from romania to trump tower

24 Oct 2018 | 04:37

Maria Alexandru

Midtown office cleaner

For more than two decades Maria Alexandru has dedicated her life to cleaning Trump Tower.

The Romania native moved to the United States in 1989, but never imagined that she would be working in New York City for 24 years, let alone at the same job.

She explained that being recognized for her service is nice, but she is a modest person and doesn’t like the spotlight.

“It was a surprise,” she says. “I’m a good worker. I’m honored.”

Alexandru, 66, first worked as a movie projectionist in Romania. Although she didn’t have a dream job, she wanted to live in America where there are more opportunities.

“I’m a person that accommodates,” she says. “If you put me in a jungle, I’ll survive”

Alexandru recalls how she started at her job. She was in the street crying and suddenly someone sweeping saw her and connected her to an office. From there she hasn’t looked back.

“I’m very happy working there,” she says. “You stick with the job because it’s steady and it provides for you.”

Over the years she has gotten to know many tenants and has seen President Donald Trump, his daughter Ivanka and son Donald Jr. She notes that when she’s gone, the replacement cleaner is always asked, when is Maria coming back?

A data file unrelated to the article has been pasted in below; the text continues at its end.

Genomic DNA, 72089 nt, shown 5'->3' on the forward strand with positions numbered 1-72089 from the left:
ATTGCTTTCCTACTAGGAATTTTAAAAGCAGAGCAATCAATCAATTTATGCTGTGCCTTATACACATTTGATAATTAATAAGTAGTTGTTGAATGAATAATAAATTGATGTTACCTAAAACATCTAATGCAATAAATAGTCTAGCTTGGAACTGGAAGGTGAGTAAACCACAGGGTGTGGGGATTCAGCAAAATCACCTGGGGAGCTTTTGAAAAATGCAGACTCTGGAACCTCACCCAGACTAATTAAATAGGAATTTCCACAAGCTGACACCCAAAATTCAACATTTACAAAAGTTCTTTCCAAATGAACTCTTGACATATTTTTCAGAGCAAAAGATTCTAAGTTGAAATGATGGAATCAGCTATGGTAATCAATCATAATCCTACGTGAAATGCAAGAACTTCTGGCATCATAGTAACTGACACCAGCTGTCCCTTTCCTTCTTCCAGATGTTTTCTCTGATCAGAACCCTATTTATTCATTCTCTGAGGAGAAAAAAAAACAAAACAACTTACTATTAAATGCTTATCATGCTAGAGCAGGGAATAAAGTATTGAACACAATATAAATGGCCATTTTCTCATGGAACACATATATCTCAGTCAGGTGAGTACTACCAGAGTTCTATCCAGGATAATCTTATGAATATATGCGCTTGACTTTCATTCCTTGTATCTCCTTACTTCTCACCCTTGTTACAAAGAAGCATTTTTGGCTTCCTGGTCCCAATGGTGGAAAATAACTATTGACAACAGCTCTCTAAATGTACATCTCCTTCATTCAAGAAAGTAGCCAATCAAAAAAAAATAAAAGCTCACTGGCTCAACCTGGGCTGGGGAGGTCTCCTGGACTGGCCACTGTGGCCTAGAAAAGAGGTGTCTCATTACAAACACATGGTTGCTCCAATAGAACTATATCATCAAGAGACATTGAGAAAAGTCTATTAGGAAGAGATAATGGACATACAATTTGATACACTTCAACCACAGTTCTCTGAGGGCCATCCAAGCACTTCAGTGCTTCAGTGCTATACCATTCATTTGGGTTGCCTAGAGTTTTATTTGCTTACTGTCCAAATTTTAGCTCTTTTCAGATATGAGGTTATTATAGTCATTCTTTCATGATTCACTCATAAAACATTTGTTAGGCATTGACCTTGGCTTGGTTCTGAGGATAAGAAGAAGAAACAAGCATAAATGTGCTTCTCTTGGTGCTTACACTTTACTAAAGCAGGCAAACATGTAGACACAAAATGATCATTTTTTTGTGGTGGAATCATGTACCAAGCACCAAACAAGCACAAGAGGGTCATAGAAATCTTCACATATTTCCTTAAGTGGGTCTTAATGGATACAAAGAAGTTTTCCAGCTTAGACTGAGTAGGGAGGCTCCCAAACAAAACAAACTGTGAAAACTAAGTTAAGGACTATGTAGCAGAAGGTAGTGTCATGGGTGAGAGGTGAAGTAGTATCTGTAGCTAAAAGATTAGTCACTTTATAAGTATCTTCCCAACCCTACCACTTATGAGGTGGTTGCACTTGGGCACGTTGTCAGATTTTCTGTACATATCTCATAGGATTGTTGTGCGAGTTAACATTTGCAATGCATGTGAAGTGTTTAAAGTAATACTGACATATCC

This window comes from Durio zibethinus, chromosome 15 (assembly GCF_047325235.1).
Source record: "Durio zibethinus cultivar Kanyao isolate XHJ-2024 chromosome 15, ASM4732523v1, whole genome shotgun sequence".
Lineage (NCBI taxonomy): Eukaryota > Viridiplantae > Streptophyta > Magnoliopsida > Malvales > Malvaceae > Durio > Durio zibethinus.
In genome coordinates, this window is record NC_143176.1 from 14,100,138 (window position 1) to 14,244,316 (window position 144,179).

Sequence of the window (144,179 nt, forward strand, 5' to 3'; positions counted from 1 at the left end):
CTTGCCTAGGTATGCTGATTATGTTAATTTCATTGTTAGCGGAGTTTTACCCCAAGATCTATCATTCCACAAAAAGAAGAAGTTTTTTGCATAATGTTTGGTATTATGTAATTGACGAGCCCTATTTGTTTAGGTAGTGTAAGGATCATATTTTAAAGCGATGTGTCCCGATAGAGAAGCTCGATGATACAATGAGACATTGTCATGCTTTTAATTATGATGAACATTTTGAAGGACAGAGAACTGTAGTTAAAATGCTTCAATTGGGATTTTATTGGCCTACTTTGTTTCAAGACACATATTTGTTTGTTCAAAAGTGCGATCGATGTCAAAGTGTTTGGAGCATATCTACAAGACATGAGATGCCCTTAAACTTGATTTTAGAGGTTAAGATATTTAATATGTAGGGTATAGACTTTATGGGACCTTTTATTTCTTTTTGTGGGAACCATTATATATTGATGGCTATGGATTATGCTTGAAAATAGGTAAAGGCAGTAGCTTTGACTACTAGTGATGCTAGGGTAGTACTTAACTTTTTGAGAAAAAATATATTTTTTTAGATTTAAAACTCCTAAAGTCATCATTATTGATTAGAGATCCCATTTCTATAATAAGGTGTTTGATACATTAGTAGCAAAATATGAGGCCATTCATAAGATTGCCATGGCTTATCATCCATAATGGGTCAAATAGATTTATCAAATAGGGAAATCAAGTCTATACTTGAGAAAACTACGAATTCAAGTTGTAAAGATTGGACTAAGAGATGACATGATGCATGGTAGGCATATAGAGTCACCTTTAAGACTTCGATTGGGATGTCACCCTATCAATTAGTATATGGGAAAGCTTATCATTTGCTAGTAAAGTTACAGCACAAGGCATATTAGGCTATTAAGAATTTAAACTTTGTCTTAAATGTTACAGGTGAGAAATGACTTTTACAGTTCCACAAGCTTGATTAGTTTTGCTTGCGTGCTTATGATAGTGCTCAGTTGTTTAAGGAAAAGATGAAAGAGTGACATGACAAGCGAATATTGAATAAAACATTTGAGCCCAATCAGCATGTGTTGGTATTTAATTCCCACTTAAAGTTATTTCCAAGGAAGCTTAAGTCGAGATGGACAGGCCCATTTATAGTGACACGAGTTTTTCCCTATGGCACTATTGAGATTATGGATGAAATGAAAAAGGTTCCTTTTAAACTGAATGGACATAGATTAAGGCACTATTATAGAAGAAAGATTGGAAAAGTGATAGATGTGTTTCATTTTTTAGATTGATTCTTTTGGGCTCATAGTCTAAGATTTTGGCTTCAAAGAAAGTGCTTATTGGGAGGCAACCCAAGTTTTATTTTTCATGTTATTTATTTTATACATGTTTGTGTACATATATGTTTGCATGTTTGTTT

However, during the recession from 2008 to 2010 many people in the building lost their jobs and even her hours were cut from 47 to 15. (Her hours were eventually restored.)

While she has never met the president, when Trump first announced he was running for elected office Alexandru made a sign that said “Vote for Trump” and stood between Fifth and Sixth Avenues with it. The insults hurled at her made her not do it again.

Today, she lives in Kew Gardens with her husband Juan Camargo, her 27-year-old daughter Nancy and her two dogs, Luca and Coco. She loves to cook and spend time with her family. Alexandru is a cancer survivor and hopes she continues to be healthy well into the future.

“Me and my husband, we are like a stamp and an envelope, we don’t go anywhere without each other,” Alexandru said.

Her job has also allowed her to send money to her mother, Elaina, 93, who still lives in Romania.

“I enjoy what I’m doing,” Alexandru says. “I’m doing the job right because I like it. When you leave the house, you come to work and you leave everything behind.”